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#GoodNews: This 12-Year-Old Plans to Save Bees Using a Lego Robot

Kavya’s team is India’s youngest ever to represent India at the First Lego League in Denmark next month.

Published
India
2 min read
Kavya Vignesh (second from left) with her team. (Photo Courtesy: <a href="https://www.fueladream.com/home/campaign/752">Fueladream</a>)
#GoodNews: This 12-Year-Old Plans to Save Bees Using a Lego Robot

Like any other girl her age, 12-year-old Kavya Vignesh likes to have fun when she is not studying. But unlike many others, she likes to make those moments memorable by creating something that helps solve some real-world problems.

Yes, you read that right. These days, she is busy putting finishing touches on a robot that has the potential to save honey bees in residential areas – and for making a presentation of her bot at an international robotics event to be held in Denmark next month.

Vignesh, a Class VII student of Delhi Public School, Vasant Kunj, is part of Supercalifragilisticexpialidocious – India’s youngest-ever team to qualify for the First Lego League – European Open championship in Aarhus, scheduled for May this year.

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Using a combination of robotics and hi-tech components, Vignesh has developed a Bee Saver Bot that removes honey bees – the species primarily responsible for pollination and honey production around the world – safely and carefully without harming them or humans.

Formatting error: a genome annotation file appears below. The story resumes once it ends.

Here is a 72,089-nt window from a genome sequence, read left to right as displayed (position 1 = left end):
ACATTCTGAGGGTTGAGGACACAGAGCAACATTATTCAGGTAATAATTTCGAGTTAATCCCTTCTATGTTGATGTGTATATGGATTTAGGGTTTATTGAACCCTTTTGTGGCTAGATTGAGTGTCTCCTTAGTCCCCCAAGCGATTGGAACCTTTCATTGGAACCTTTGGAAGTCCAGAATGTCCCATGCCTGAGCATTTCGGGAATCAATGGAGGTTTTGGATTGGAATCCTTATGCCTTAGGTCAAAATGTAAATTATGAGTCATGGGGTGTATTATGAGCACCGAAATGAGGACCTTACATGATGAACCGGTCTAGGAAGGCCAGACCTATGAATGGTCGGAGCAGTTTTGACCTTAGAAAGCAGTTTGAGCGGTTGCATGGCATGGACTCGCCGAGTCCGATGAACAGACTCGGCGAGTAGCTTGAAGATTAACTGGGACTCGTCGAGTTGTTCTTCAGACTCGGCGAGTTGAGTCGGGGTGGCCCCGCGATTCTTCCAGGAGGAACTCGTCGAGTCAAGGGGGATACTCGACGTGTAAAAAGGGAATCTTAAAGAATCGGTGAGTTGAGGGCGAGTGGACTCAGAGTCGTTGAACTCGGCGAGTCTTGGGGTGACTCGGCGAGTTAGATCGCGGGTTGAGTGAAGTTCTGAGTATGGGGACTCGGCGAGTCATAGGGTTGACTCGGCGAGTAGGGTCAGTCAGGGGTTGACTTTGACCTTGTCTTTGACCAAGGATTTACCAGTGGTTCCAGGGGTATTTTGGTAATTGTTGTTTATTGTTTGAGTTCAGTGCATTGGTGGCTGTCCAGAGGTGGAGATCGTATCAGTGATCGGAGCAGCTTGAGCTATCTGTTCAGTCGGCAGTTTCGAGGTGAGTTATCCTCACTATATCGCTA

“I have been practising Robotics since I was nine. My aim in life is to use the power of robotics to solve some real-world problems,” Vignesh told IANS.

Over the past three years, she has won several robotics championships (Delhi Regional robotics championship 2015 and 2016) and is now excited about representing India in the forthcoming international competition.

The robot – Lightning McQueen – is made using Lego Mindstorms EV3, the third generation robotics kit in Lego’s Mindstorms line.

Here’s why Vignesh chose only honey bees.

We chose honey bees because they are mostly overlooked. Bees are mostly killed by us humans through pesticides, colony collapse disorder and many more ways.

“We learnt that more than 85 percent of the world’s crops are pollinated by honey bees. Every third bite of food comes from a bee-pollinated crop or animal that depends on bee pollination,” she emphasised.

In general, when people see a beehive near their houses and in parks and the like, they tend to call the pest controllers, who burn the hive, killing nearly 20,000 to 80,000 bees.

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“So we thought of building a solution that can safely relocate the beehive without harming the bees,” Vignesh said.

The ‘Bee Saver Bot’ scans the beehive, and relocates it by building an enclosure that safely transports the beehive to the nearest bee farm, without harming any humans or bees.

“This solution can save millions of bees from getting hurt and actually relocate them back to bee farms from where they can be back on the fields where they contribute so much to our food chain,” the robotic champion noted.

(The article has been edited for length.)

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